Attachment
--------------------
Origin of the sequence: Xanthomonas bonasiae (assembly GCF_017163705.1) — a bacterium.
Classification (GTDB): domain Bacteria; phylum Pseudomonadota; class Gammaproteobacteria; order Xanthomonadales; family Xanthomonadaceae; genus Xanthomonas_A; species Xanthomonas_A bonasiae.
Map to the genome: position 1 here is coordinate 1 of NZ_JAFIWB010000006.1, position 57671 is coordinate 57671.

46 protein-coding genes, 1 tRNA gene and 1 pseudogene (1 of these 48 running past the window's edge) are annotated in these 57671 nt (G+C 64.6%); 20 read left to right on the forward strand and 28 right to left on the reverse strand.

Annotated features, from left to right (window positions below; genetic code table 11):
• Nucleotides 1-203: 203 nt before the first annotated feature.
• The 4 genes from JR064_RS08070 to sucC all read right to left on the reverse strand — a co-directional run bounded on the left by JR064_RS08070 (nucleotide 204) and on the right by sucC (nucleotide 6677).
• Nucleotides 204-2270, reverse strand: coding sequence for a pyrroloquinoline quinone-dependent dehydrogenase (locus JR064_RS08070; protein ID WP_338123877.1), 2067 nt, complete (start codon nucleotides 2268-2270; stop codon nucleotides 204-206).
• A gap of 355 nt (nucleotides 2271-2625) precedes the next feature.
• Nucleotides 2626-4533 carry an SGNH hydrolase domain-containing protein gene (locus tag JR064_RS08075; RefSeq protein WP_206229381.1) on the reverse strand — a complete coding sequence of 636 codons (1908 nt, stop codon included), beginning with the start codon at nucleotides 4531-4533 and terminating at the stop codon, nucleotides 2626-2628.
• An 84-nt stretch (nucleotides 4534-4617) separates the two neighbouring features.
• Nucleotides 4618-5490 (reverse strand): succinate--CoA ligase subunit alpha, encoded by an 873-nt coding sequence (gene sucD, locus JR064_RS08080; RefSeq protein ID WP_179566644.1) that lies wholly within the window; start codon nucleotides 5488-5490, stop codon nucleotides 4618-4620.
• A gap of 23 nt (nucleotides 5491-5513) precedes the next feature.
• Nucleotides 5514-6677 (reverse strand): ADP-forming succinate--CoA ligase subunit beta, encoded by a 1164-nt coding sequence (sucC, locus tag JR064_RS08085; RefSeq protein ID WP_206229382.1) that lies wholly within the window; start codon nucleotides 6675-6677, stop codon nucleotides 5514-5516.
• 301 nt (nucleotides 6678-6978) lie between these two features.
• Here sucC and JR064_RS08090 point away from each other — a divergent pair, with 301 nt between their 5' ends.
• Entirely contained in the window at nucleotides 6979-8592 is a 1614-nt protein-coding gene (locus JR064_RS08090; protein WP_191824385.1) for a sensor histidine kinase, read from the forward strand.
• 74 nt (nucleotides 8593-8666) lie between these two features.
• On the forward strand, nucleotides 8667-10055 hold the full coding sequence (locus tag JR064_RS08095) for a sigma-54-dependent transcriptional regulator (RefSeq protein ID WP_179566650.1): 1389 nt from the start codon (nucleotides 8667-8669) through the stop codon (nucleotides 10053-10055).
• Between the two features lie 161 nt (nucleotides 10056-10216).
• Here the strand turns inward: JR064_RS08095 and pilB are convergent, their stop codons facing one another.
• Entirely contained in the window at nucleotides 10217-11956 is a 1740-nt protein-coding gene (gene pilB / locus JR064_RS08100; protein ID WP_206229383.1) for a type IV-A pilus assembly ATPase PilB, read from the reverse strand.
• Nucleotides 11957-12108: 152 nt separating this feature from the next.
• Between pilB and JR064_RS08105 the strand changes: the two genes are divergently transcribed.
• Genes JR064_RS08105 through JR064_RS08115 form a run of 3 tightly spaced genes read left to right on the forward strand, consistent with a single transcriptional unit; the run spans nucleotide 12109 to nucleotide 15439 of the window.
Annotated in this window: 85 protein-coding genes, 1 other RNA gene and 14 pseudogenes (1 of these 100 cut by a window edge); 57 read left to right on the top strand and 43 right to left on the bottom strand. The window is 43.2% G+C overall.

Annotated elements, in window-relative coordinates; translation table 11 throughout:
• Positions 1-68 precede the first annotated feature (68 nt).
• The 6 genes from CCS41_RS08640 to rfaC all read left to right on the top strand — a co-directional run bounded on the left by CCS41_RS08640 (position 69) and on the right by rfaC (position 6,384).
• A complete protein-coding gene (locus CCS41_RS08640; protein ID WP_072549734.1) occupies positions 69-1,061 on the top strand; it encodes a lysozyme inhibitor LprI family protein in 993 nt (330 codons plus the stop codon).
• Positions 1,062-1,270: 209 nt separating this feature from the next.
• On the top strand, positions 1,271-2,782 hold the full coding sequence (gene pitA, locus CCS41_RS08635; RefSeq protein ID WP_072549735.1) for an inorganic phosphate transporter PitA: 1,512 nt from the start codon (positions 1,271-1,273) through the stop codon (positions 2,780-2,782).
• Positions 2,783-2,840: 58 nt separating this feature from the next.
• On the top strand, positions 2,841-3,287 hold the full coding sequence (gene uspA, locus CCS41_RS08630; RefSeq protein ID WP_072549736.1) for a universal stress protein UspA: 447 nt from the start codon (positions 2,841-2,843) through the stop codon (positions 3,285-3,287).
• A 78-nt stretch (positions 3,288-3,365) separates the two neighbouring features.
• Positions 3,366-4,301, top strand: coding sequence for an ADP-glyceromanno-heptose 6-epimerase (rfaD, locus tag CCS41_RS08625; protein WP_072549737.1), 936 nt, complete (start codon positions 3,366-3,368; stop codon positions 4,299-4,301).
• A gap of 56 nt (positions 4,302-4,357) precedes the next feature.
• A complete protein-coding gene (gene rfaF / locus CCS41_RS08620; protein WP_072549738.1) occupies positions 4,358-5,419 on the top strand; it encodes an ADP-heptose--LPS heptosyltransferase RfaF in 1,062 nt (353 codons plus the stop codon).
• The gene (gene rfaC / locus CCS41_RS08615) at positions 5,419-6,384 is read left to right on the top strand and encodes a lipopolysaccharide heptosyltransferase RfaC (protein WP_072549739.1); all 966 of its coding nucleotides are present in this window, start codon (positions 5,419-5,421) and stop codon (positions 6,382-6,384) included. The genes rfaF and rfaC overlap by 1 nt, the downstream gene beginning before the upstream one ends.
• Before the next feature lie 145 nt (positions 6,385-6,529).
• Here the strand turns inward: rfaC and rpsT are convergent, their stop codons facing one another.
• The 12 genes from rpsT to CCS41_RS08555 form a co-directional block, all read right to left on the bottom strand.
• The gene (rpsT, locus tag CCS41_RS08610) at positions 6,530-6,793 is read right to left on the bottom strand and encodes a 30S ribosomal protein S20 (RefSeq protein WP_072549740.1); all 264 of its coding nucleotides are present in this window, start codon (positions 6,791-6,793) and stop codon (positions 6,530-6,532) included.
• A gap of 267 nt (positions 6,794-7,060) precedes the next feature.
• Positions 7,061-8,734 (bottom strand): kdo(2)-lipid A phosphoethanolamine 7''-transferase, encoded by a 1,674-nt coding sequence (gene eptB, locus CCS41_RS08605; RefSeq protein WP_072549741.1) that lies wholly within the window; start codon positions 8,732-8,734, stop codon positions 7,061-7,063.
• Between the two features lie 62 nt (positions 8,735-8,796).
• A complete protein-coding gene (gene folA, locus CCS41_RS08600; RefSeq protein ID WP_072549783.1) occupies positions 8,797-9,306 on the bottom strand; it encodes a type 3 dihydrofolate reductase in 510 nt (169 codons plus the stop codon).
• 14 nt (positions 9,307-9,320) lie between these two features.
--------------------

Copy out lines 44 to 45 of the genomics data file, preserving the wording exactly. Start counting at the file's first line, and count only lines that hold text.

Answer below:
• A gap of 267 nt (positions 6,794-7,060) precedes the next feature.
• Positions 7,061-8,734 (bottom strand): kdo(2)-lipid A phosphoethanolamine 7''-transferase, encoded by a 1,674-nt coding sequence (gene eptB, locus CCS41_RS08605; RefSeq protein WP_072549741.1) that lies wholly within the window; start codon positions 8,732-8,734, stop codon positions 7,061-7,063.